Reading the Region: History and Literature of the Pacific Northwest

Welcome! This website explores the history and literature of the Pacific Northwest. Like other sites created by the Center for the Study of the Pacific Northwest, it has been designed to increase understanding of the region by making the raw materials of history more available. In particular, it offers a wide sampling of stories and texts created both about and in the Pacific Northwest, and, it includes as well tools to help viewers study and understand those stories and texts.

The site has been organized to present the history and literature of the Pacific Northwest across three layers. One layer offers an essay that interprets how the Pacific Northwest came to be defined in and through different types of texts. The essay links literature to the region’s historical evolution. Another layer provides a wide sampling of texts to illustrate different periods, trends, and types of regional stories and writing. For example, the site includes Native American myths, accounts by explorers, pioneer narratives, booster pamphlets, poetry, selections from novels, utopian literature, environmentalist tracts, and travel writing. A third layer encourages closer and more rewarding reading of those texts by giving specific information (e.g. biographies of authors, descriptions of how narratives were produced and received, comparisons and contrasts with other works) to put Northwest stories and writing into context. We hope that the site will appeal to teachers and students in secondary schools and universities, scholars of regional history and literature, and the general public. Each section of the site will have more or less appeal and utility to a given reader.

Because different visitors will bring different interests and skills to this site, we offer more than one way to navigate through it. Some viewers may wish to begin with the essay, a historical overview of writing in and about the Northwest. By clicking on the links embedded in the essay, readers can move on to the contextual commentaries; by clicking on the links in the commentaries, they may move on to the original texts, or back to the essay. Other viewers may prefer going straight to the commentaries and the texts, which will be directly accessible in through navigation bars.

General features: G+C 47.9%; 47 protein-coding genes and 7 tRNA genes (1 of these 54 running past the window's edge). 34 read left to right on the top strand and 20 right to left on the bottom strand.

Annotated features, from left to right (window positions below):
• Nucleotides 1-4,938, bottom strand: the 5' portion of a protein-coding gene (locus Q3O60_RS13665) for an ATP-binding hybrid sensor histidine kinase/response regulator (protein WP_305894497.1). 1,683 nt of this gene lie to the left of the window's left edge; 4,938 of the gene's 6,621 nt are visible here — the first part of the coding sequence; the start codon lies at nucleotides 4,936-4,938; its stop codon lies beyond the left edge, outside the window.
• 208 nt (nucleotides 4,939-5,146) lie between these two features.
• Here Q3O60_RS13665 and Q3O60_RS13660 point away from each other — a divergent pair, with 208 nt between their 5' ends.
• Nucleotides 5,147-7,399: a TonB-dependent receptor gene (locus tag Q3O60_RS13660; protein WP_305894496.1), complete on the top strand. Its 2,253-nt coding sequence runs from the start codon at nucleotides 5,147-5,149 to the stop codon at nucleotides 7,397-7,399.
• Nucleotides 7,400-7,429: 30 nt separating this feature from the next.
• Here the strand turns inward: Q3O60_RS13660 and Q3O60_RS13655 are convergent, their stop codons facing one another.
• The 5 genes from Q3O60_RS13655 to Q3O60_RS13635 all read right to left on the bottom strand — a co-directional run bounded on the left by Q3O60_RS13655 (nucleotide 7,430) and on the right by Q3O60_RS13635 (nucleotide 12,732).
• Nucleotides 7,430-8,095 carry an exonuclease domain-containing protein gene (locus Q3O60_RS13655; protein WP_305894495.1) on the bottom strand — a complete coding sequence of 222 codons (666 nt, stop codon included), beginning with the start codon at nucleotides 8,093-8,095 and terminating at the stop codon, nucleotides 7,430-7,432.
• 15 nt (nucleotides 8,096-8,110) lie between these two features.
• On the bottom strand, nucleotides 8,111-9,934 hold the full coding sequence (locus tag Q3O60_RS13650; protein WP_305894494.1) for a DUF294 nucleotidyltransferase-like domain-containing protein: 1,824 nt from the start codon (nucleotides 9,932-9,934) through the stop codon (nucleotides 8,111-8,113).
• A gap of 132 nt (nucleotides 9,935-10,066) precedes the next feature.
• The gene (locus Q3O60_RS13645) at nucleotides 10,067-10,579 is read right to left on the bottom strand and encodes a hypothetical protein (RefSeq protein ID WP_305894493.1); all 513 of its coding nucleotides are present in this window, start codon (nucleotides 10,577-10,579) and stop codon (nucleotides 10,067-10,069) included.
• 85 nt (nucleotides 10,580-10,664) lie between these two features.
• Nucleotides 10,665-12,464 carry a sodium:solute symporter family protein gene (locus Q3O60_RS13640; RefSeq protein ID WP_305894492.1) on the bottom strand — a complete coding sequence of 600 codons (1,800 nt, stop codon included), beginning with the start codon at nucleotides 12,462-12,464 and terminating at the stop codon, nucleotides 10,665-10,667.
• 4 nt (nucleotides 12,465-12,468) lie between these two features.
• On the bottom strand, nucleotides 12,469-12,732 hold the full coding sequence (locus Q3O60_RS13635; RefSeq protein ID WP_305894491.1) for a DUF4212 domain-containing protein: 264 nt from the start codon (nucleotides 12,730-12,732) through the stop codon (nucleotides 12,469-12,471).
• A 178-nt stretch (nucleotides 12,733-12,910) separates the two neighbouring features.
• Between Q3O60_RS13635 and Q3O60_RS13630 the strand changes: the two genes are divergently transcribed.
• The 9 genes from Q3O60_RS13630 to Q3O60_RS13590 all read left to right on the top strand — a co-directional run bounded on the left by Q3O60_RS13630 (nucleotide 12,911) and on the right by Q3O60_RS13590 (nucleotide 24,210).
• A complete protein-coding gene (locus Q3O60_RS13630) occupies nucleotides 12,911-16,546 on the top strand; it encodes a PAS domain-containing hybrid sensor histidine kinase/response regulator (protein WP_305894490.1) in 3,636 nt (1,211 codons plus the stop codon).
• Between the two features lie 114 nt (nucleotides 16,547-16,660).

When reading the texts, visitors will notice that in most cases we have chosen to transcribe works rather than scan original documents. In doing so, we endeavored to replicate the original document as much as possible. We retained the authors’ spelling and abbreviations except where indicated in bracketed, italicized notes.  When we transcribed text from an edited work, we transcribed any material inserted by the editor (usually in bracketed, non-italicized writing). We also retained the formatting of poems and the original pagination of books and manuscripts. While we acknowledge that the decision to transcribe material introduces another filter between the reader and the authors’ original writing (and therefore encourage interested readers to acquire the complete texts of books and poetry collections), we believe that this method will benefit visitors in two ways. First, it will make the website easier to navigate, since simple text pages will load more quickly than image files. Second, we anticipate adding a search engine to this site at a future date. With most of the texts transcribed rather than scanned, readers will be able to search the site for (and easily compile) all texts that mention key words such as “salmon” or “Mt. Rainier.” In instances where we have included images of scanned documents, illustrations, or maps, we have made these images available as portable document formation (pdf) files. To view and enlarge such files, visitors will need to use Adobe Acrobat Reader (which can be downloaded for free).